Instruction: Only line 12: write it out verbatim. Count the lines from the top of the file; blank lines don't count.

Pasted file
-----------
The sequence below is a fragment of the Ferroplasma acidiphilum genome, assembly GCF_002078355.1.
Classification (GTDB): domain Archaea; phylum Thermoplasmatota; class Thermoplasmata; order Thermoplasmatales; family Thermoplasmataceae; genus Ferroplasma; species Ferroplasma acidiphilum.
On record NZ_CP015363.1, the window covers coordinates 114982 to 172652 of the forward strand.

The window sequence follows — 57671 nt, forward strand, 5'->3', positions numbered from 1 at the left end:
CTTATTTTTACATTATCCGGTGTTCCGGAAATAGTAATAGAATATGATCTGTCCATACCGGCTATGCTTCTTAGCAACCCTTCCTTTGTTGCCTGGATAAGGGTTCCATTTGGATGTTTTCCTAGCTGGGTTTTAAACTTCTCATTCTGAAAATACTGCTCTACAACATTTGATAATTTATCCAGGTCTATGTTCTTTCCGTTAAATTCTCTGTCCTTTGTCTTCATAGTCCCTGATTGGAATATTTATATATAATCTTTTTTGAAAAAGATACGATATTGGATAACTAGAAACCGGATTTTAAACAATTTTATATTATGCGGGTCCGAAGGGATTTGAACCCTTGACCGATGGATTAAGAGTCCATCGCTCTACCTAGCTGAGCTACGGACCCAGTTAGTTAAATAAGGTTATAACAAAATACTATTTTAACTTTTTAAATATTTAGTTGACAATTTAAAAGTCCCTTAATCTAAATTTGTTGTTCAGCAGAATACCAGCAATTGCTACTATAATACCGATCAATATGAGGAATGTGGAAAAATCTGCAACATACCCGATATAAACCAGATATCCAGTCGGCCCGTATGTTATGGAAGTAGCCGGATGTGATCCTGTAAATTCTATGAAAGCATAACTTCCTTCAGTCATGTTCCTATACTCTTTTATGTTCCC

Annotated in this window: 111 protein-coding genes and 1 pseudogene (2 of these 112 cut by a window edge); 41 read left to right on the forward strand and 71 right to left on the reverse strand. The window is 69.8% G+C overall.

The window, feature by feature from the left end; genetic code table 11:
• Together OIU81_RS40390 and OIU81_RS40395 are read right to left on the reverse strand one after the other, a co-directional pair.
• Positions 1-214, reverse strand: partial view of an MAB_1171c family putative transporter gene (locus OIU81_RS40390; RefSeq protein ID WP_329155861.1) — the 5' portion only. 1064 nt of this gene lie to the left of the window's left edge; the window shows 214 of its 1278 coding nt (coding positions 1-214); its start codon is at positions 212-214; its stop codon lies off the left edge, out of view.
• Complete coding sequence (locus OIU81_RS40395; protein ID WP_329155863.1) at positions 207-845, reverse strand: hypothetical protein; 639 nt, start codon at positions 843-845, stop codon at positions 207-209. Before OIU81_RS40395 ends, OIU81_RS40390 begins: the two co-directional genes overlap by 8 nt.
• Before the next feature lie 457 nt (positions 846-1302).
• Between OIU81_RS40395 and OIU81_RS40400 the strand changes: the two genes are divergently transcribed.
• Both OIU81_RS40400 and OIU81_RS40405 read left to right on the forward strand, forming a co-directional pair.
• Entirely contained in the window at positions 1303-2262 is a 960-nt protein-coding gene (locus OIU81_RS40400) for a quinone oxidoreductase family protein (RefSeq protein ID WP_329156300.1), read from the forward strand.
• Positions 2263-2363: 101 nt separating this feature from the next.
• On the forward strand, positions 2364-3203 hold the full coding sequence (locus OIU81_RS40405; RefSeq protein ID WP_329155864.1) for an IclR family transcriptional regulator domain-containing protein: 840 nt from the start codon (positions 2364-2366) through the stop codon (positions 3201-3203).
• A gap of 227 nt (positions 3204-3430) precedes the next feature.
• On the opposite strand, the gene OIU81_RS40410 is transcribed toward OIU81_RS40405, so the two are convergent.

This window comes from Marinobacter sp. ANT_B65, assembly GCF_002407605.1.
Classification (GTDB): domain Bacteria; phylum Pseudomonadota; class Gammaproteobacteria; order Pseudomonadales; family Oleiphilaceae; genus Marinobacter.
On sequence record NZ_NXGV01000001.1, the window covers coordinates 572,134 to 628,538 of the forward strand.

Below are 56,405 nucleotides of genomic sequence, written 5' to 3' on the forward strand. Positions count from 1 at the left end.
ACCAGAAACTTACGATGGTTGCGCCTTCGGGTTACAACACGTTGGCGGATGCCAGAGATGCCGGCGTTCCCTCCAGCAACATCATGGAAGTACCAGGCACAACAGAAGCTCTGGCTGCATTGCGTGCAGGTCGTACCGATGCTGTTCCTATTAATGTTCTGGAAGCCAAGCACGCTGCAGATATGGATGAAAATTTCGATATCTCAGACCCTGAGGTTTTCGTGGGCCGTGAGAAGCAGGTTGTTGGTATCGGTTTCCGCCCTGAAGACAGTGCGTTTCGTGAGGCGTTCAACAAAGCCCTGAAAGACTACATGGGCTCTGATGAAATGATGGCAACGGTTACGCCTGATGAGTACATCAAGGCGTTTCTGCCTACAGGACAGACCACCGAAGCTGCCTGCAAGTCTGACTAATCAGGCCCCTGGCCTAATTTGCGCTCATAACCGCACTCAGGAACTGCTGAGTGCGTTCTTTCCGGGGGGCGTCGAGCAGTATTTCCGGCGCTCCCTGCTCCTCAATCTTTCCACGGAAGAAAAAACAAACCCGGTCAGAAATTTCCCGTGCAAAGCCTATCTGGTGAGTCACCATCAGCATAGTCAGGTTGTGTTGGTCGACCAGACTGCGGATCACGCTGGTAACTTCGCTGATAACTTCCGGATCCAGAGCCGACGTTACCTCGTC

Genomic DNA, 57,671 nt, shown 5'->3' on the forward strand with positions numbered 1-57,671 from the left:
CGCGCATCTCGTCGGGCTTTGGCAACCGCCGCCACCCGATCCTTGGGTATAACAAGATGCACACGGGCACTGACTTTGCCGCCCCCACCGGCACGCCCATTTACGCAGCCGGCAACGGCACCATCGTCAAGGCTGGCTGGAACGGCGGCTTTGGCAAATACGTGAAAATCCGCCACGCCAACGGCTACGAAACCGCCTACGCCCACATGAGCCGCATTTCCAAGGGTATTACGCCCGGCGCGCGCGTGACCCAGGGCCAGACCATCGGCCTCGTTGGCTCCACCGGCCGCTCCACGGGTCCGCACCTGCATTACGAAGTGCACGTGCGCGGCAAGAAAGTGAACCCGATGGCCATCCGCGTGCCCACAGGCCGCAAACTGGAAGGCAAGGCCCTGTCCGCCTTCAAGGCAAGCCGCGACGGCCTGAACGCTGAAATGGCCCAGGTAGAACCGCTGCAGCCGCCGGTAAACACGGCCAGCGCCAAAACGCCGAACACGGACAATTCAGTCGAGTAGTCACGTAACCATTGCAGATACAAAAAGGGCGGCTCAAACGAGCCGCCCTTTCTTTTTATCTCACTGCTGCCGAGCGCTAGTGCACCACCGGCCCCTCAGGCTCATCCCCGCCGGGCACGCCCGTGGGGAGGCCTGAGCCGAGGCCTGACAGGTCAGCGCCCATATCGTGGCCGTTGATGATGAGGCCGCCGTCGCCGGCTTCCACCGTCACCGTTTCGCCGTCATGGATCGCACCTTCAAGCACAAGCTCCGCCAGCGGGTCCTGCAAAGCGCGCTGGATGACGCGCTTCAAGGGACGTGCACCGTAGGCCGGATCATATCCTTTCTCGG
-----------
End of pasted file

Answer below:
• Between OIU81_RS40395 and OIU81_RS40400 the strand changes: the two genes are divergently transcribed.